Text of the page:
First-quarter revenue was $250 million, an increase of 119% on the previous year’s Q1 of $114 million. Yet the monthly active user number was not what most investors had hoped – only a 6% gain versus the previous quarter.
Truth be told, many saw the Twitter IPO as a proxy for the missed capital gains in Facebook and this would explain the 60% spike to what is still its all-time high of $74 per share, back at the end of 2013.
Brokers look rather bullish on the stock with only six sell recommendations – this in spite of the stock price witnessing a bit of a slump since the release of its Q1 earnings, shedding almost 50% over the past seven months.
Facebook’s recent performance
Facebook comfortably beat expectations on Wednesday, announcing net income of $791 million for the most recent quarter – this represents an increase of 138% on the $333 million seen in the same period in 2013. Monthly active users increased by 14% to 1.32 billion users.
It should not come as a surprise that Twitter benefited from a spike higher in the aftermath, even though its monthly active user number is well below that of Facebook, at around 260 million. We may well see a boost in this number for last month, in any case. As a medium, the social media site certainly came into its own during the World Cup, with a huge uplift in activity as the competition heated up in Brazil. There were 618,725 tweets per minute posted during Germany’s final victory over Argentina, which saw a new record made for the total number of tweets posted during a sporting event – 35.6 million.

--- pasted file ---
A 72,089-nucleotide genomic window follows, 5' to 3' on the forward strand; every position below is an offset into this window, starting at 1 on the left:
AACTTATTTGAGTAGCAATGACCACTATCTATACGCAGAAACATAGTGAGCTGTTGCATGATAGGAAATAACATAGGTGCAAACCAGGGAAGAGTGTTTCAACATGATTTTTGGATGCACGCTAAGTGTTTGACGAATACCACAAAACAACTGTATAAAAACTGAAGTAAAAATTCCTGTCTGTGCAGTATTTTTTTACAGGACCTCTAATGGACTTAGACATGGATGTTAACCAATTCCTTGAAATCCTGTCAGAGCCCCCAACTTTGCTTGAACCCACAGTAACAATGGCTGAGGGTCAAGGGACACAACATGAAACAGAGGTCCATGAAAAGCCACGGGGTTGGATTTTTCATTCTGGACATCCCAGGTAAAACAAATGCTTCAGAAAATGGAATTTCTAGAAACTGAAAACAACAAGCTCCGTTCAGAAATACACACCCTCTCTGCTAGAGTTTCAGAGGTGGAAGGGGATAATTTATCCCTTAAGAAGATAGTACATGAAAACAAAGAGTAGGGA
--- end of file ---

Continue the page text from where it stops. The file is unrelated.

A shake-up in management has yet to bear fruit. News that the company was appointing former Goldman Sachs banker Anthony Noto as its chief financial officer led to a small but insignificant northward move in the share price.
With his banking background, and indeed his previous tenure as CFO of the NFL, he will be well aware of what investors seek. Gaining more ground in TV and advertising will more than likely be his first action and provide the new direction that the company clearly needs in order to attract users, revenue and ultimately investors.
An encouraging comparison
The comparisons and correlations in price action between the two companies are somewhat noteworthy.
In the three months following the IPO, the Facebook share price fell 48% to $18 in September 2012, and spent about 10 months in a fairly tight consolidation range, finding any break above $30 elusive and short-lived.
Twitter on the other hand has generally managed to stay above the $30 mark – it’s the $40/43 zone that represents the resistance.
We may be seeing the emergence of an inverted head and shoulders pattern on the daily chart. A break of the early July highs could well see this pattern completed and would break the seven-month downtrend with a degree of conviction.